US stocks slip, on track for 4th monthly loss this year
NEW YORK (AP) — Stocks ended mostly lower on Wall Street Wednesday, keeping the market on track for its fourth monthly loss this year. The S&P 500 fell 0.1%. The benchmark index has been volatile all week, and is down 20% for the year as investors worry about inflation and rising interest rates. The Dow Jones Industrial Average rose 0.3% and the Nasdaq fell less than 0.1%. Small company stocks fell sharply. Bed Bath & Beyond plunged 23.6% after reporting a far bigger loss than analysts expected and replacing its CEO. The yield on the 10-year Treasury note fell to 3.10%.
U.S. newspapers continuing to die at rate of 2 each week.
NEW YORK (AP) — Despite a growing recognition of the newspaper industry’s problems among politicians and philanthropists, a new report says a downward trend continues. A report from Northwestern University says local newspapers in the United States are dying at the rate of two per week. There has been growth in digital alternatives, but not nearly enough to compensate for what has been lost. Northwestern says the number of counties with no newspapers or only one outlet continues to expand, and the underserved areas tend to have residents who are poorer, older and less-educated than those covered well, Many digital-only sites are clustered in or near big cities, since that’s where the money is to fund them.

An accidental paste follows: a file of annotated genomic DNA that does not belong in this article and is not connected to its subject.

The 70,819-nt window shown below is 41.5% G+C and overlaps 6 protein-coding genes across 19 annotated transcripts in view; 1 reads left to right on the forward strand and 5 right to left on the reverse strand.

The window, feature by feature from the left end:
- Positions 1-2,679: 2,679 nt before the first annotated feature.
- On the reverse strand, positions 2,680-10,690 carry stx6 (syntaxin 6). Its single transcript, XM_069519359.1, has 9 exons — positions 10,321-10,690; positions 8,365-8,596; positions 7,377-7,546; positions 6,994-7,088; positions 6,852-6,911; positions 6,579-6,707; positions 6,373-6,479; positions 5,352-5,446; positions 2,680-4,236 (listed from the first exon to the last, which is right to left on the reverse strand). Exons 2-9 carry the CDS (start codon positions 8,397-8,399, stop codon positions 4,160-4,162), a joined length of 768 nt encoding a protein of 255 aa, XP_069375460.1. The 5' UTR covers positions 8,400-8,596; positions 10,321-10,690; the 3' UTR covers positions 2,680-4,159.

Gas lines and scuffles: Sri Lanka faces humanitarian crisis
COLOMBO, Sri Lanka (AP) — Sri Lanka’s economy, which a few years ago enjoyed strong growth that provided jobs and financial security, is now in a state of collapse, dependent on aid from India and other countries as its leaders desperately try to negotiate a bailout with the International Monetary Fund. What’s happening in this country of 22 million is worse than typical financial crises in the developing world: It’s a complete economic breakdown that has left ordinary people struggling to buy food, fuel and other necessities and has brought political unrest and violence and is veering quickly into a humanitarian crisis. ___
Sale puts Ben & Jerry’s ice cream back in West Bank, kind of
JERUSALEM (AP) — Unilever says it has reached a new business arrangement in Israel that will effectively end Ben & Jerry’s policy of not selling ice cream in annexed east Jerusalem and the occupied West Bank. Israel hailed the move as a victory against the Palestinian-led Boycott, Divestment and Sanctions movement. BDS aims to bring economic pressure to bear on Israel over its military occupation of lands the Palestinians want for a future state. Unilever, which owns Ben & Jerry’s, had distanced itself from the ice cream maker’s apparent boycott of Israeli settlements. It said Wednesday that it had sold its business interest in Israel to a local company that would sell Ben & Jerry’s ice cream throughout Israel and the West Bank.
The S&P 500 slipped 2.72 points, or 0.1%, to 3,818.83. The Dow Jones Industrial Average rose 82.32 points, or 0.3%, to 31,029.31. The Nasdaq eased 3.65 points, or less than 0.1%, to 11,177.89. The Russell 2000 index of smaller companies fell 19.47 points, or 1.1%, to 1,719.37.